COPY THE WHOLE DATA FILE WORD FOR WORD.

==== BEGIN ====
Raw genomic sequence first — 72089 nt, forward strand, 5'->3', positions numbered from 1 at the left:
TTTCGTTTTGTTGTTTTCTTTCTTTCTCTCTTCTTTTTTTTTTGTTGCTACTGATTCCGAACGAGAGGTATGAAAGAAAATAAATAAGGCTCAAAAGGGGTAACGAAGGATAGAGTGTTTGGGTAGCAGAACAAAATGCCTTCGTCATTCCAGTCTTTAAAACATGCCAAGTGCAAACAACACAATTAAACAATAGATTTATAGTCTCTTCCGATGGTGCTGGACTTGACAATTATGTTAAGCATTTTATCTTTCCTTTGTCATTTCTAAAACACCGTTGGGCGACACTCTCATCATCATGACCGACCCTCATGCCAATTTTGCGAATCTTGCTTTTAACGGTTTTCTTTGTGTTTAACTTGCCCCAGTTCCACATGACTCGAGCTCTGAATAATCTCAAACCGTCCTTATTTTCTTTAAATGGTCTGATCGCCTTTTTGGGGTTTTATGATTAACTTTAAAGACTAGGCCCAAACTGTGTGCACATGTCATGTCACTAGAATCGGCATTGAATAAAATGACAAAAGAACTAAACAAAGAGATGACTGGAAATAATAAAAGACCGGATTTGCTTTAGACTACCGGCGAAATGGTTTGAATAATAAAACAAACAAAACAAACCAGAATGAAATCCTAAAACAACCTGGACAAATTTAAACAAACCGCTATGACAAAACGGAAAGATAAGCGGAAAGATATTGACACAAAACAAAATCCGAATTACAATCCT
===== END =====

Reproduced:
Raw genomic sequence first — 72089 nt, forward strand, 5'->3', positions numbered from 1 at the left:
TTTCGTTTTGTTGTTTTCTTTCTTTCTCTCTTCTTTTTTTTTTGTTGCTACTGATTCCGAACGAGAGGTATGAAAGAAAATAAATAAGGCTCAAAAGGGGTAACGAAGGATAGAGTGTTTGGGTAGCAGAACAAAATGCCTTCGTCATTCCAGTCTTTAAAACATGCCAAGTGCAAACAACACAATTAAACAATAGATTTATAGTCTCTTCCGATGGTGCTGGACTTGACAATTATGTTAAGCATTTTATCTTTCCTTTGTCATTTCTAAAACACCGTTGGGCGACACTCTCATCATCATGACCGACCCTCATGCCAATTTTGCGAATCTTGCTTTTAACGGTTTTCTTTGTGTTTAACTTGCCCCAGTTCCACATGACTCGAGCTCTGAATAATCTCAAACCGTCCTTATTTTCTTTAAATGGTCTGATCGCCTTTTTGGGGTTTTATGATTAACTTTAAAGACTAGGCCCAAACTGTGTGCACATGTCATGTCACTAGAATCGGCATTGAATAAAATGACAAAAGAACTAAACAAAGAGATGACTGGAAATAATAAAAGACCGGATTTGCTTTAGACTACCGGCGAAATGGTTTGAATAATAAAACAAACAAAACAAACCAGAATGAAATCCTAAAACAACCTGGACAAATTTAAACAAACCGCTATGACAAAACGGAAAGATAAGCGGAAAGATATTGACACAAAACAAAATCCGAATTACAATCCT